I did have the last word with my wife. She found American Idol more interesting than exploring the vast stretches of the Turtle Flambeau Flowage with a spotting scope while cooking brats on the grill. But my attentiveness to what’s going on around me afforded me the opportunity to help the lone fisherman. I find those opportunities more rewarding than watching television.

38

Dynamics of Wisconsin’s Turtle Flambeau Flowage

2010 turned out to be a pretty incredible year for water fluctuations on the Turtle Flambeau Flowage (TFF). The quantity and quality of both summer and winter recreation on this 14,000+ acre body of water in Iron County, Wisconsin is entirely dependant on the ever changing water level of this impoundment.

Water levels for the Turtle Flambeau Flowage as tracked by the Wisconsin Department of Natural ResourcesThis part of the State of Wisconsin was classified as a severe drought area from 2005-2009. The TFF depends on rain and the inflows of the Manitowish, the Turtle, and the Flambeau Rivers as well as a number of creeks in order to maintain full pool. Outflows at the Turtle Dam into the downstream Flambeau River vary from 300 cfm in the summer to 600 cfm in the winter. When output exceeds input, as was the case in 2005-2009, water levels are low and the quality of recreation on the Flowage is poor.

This past year changed everything for the TFF. Full-pool was not achieved for the game fishing Opener in early May. The water level was down three feet from full pool. Initially, it looked like 2010 would be another drought year. Then the rains came in late June, and they never stopped. By mid-July, the water level was within inches of full pool, due to frequent, heavy rains and rushing rivers pumping more water into the Flowage. Recreational potential improved dramatically.

Why does this matter? The massive size of the TFF plus the thousands of islands which dot it, are a popular fishing, camping, and vacationing destination. The Department of Natural Resources (DNR) maintains hundreds of free camping sites on the islands. The TFF is a virtual walleye factory with a rapidly growing smallmouth bass fishery. Ninety percent of the TFF shoreline is state-owned wilderness. There simply isn’t another body of water like the TFF. So there’s a lot at stake when making decisions on how to manage it.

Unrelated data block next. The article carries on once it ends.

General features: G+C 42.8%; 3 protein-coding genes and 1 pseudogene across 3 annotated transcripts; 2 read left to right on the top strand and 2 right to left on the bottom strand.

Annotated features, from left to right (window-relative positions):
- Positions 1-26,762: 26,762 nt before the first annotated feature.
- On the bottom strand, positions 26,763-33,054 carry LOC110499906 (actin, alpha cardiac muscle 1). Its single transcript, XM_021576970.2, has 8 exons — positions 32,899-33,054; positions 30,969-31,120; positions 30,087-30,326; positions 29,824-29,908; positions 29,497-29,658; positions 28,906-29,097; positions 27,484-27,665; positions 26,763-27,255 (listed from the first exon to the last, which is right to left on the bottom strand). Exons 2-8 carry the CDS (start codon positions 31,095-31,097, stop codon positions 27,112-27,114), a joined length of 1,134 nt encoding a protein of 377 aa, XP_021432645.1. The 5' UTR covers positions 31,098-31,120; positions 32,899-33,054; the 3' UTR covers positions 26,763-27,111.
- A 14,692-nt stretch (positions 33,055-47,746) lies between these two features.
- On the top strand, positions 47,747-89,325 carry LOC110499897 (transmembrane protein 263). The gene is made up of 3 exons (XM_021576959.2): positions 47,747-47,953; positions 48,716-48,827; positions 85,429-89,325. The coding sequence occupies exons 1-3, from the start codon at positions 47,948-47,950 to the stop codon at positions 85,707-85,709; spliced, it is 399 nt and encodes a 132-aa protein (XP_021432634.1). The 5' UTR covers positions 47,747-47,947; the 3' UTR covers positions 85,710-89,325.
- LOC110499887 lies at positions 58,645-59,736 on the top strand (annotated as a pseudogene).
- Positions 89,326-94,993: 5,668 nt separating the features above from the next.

The TFF is regarded by the DNR as being the most hazardous body of water in the state for navigation. Low water levels make that situation worse. The TFF is notorious for floating timber, thousands of stumps that sit just below the surface where they are out of sight of boaters, and rock bars or single rocks as big as a car lurking just below the surface. It takes years for boaters or fisherman to learn where the “safe lanes” for navigation are located. The learning process can be accelerated by fishing with a guide. When water levels are low, even safe boating lanes can be treacherous.

In a normal season, the water level of the TFF would decline beginning in early July by as much as four feet below full pool by mid-August. Much to everyone’s delight, this did not happen in 2010. Near full pool water levels were maintained all the way through November despite efforts to bring the water level down by increasing the discharge at the dam to as much as 1500 cfm.

The maintenance of full pool throughout the summer months is ideal (but rare) for both tourists and vacationers. The 2010 water level situation was a bonus for everyone. Even though the Flowage was constantly losing water that was being discharged at the dam, the rains continued and filled the impoundment back up. That’s how man-made impoundments are supposed to work. During the drought years, this seemed to be an impossible task.

The Flowage is normally drawn down by as much as eight feet beginning in September. The purpose of the draw down is to accommodate the melting snow and ice in the spring, which normally fills the FlowageOutflow at the Turtle Dam for the Turtle Flambeau Flowage as tracked by the Department of Natural Resources back to full pool; even though this did not happen in 2005-2009. In fall 2010, the DNR and Xcel Energy, who manage the Turtle dam cooperatively, decided to draw the TFF down by only 2.5 feet for the winter. The logic of this decision was not publicized. But those who live on and use the Flowage suspect that the drought years of 2005-2009 had taught everyone a lesson. It’s extremely difficult to fill the Flowage back to full pool in early May when the water level has been eight feet below full pool all winter. Snow and ice runoff, rain, and river inflow could not get the job done. And that hurt property owners, fisherman, boaters, and the local tourist industry in general. Property owners had no idea where to put their docks. Fisherman found their favorite fishing spots exposed. Boaters would often not even attempt to navigate water levels that were four feet lower than normal. And tourists would be absent.

The decision for the less drastic draw down was applauded by everyone. This would make it far easier to bring the water level up 2.5 feet before the early May game fishing Opener. And if there is too much water, the Turtle Dam can be opened further to adjust water levels, as long as there is no risk of flooding property below the dam.

The first real test of this new approach to managing the TFF will be the first Saturday in May 2011. That day is Opening Day for the 2011 open water game fishing season. No one knows what the snows in winter or the rains in spring will bring to the equation. But after experiencing the drought years of 2005-2009, the conclusion is that more water is better than low water. And that benefits everyone. Stay tuned. This approach is an experiment and the weather must assist in making it a successful experiment. We all know that the weather can often be a fickle partner.

100